Wednesday, October 24, 2012

Let's Not Forget

It's been a long stretch of blogging about action to end human trafficking. And I'm nearly halfway there. And to be honest, it's starting leave me tired and raw. Reading about the atrocity. Thinking about the pain and the problem and the solution. Writing letters. Waiting for results. Reading about the work of those on the front lines. Fasting in solidarity with the victims. Hurting for those who are hurting? Well, it hurts. Facing the horror and suffering wrought by the most inhumane of injustices? It painful and heartbreaking.

I have asked the question of a few friends this week. How do we know these things and live? How do we bypass ignorance or selective knowledge for action and avoid depression? How do we battle the weariness of operating machines to wash our clothes and preparing the food that feeds our families without feeling like utter failures for the Kingdom? Because on this earth where our bathrooms beg our attention and we can't find the energy to give it and where we fuss irritable at kids who won't head to beds or stop kicking a soccer ball in the house, on this earth where we raise our hands in praise to a merciful Savior, little girls live in cages and are groped by perverse men and teenage girls are being trucked across the highways of our prosperity to a life of slavery and poverty sends people running ignorant into a life of exploitation. And we bear His name and so must bear His pain at it all. And yet we must live and love and serve these in our midst and not forget our first duties. And sometimes it makes my swim and my heart beat too fast.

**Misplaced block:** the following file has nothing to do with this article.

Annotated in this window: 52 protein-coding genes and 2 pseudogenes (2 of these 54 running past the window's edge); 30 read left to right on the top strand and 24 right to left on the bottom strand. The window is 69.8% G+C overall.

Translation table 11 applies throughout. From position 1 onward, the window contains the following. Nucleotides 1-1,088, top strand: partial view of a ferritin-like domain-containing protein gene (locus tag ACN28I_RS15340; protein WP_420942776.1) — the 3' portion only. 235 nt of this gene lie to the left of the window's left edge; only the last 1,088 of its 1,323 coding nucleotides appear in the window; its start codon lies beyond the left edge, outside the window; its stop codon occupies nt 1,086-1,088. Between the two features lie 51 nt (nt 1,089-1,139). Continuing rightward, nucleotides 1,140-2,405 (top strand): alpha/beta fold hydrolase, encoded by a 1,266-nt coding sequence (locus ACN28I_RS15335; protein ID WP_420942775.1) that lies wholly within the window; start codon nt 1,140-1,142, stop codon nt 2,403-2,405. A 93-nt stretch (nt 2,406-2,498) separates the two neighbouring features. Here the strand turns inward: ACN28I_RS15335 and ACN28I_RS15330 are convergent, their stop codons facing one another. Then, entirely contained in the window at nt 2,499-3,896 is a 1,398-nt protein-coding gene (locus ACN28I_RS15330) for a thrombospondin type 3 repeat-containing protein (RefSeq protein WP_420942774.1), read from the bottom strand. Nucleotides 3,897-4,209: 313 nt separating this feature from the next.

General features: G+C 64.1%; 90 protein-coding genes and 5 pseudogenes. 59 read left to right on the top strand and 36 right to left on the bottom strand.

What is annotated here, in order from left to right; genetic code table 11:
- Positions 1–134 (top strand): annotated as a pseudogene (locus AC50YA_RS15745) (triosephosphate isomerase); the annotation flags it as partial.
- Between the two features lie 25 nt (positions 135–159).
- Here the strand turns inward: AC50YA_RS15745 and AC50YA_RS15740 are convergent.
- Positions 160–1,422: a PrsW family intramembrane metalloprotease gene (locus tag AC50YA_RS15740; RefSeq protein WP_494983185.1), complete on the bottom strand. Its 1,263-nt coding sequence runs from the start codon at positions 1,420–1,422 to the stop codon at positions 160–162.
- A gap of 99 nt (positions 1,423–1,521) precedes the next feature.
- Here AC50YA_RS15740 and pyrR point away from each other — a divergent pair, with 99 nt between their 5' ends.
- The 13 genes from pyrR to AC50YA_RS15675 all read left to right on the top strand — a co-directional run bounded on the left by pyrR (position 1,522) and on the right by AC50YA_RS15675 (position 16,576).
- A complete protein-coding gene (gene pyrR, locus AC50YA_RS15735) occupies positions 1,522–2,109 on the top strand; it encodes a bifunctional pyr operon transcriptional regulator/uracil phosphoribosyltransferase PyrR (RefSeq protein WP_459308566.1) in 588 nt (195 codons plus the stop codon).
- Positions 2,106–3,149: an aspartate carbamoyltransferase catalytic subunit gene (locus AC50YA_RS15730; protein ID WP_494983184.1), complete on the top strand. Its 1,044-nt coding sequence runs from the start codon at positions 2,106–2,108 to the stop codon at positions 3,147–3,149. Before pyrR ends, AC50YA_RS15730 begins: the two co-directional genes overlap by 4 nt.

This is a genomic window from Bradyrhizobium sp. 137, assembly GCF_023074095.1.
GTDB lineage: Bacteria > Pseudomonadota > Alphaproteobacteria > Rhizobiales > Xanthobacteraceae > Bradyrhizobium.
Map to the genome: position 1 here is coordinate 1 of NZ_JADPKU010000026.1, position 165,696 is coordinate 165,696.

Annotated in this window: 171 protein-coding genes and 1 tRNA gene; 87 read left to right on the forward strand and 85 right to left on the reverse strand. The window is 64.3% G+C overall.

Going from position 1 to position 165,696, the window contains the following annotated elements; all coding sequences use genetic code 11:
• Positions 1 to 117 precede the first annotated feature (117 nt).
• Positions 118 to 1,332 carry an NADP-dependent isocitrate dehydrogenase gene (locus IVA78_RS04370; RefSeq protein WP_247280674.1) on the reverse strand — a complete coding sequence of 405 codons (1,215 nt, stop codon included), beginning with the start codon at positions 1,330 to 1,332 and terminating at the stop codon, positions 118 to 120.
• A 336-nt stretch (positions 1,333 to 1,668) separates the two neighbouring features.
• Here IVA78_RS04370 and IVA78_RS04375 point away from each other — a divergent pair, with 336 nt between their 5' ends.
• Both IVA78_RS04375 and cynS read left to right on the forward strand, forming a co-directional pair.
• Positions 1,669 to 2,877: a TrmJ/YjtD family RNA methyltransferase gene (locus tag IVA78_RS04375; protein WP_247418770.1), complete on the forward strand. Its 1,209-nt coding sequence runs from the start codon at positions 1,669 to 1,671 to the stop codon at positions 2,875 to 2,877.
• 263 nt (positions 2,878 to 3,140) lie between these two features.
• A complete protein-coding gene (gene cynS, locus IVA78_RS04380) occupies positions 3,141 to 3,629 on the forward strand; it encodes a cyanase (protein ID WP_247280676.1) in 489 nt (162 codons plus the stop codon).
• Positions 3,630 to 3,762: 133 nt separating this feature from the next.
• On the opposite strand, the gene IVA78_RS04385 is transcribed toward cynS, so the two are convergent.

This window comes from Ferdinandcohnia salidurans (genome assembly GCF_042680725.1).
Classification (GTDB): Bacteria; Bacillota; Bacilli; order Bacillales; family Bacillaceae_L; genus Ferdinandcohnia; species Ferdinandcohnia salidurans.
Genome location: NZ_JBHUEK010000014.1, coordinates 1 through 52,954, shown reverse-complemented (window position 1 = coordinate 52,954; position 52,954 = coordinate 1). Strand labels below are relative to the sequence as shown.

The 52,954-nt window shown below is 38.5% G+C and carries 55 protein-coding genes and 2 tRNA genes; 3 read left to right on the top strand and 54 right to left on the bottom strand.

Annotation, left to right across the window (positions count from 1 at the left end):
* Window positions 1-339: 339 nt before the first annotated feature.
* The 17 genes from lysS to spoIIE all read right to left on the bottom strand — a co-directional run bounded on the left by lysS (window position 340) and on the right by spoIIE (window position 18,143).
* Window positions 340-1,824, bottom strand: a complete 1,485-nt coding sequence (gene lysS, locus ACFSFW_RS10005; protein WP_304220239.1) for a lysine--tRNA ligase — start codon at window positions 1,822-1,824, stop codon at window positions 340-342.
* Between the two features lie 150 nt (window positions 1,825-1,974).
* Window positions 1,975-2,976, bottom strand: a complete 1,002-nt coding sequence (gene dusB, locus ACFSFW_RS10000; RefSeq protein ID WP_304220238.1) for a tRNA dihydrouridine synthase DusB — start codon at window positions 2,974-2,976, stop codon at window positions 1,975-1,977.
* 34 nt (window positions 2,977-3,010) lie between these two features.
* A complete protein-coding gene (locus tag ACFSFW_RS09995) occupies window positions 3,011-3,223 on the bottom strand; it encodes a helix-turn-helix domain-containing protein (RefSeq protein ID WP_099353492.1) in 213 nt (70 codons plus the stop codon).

And then I remember that all my strength for the battle lies not in me and my weak-kneed terror at the battle, but in Him and in His victory over it all. And I remember that if He can save me from me then somehow He is able to save them. And that I am not the Savior but the sick needing saving. And on the days when I am not incapacitated by my own sickness, He mercifully lets me play the role of servant, rising up like Peter's mother-in-law to serve those in my midst. And I remember that the medicine I need to stay strong, to suffer with the suffering without breaking, to embody at the same time death and resurrection, is there in Him -- in His Word written across the ages, in His presence waiting, hidden in the facade of sustenance we call bread, in the caresses of those who love me and of the encouragement of others who love in His name. And I run back to the heart of prayer where He waits to mend my brokenness and tells me that it's okay to admit that I'm the one who needs to be rescued and healed today. That He will give me what I need and strengthen me to rise again to serve. And it takes only moments -- silent moments -- to know the grace is enough. To feel the questions that threaten to paralyze fade away and the paralysis loosen its grip. And my heart slows to rhythm of mercy once again and my feet begin to keep pace with the Spirit once more. Over and over this is how I live. This is the breaking heart of the broken.

So today, I invite you to pause and remember with me that prayer is our first weapon. It keeps the warriors fighting and heals the wounded. It moves the heart of the only real Savior and reminds us of the victory. It meets in the tomb and transforms it into resurrection glory. So if you take no more action than this today -- or tomorrow or ever -- this is something. Something big. It is the way the saints suffer and break and yet still live.

So keep praying with me? Our collective prayer:

Or the missions rosary devotions I've been contributing over at Suscipio:

and today, for Oceania.

Because He has promised that wherever two or more gather in His name, He will be in their midst. And oh how I need Him in my midst.

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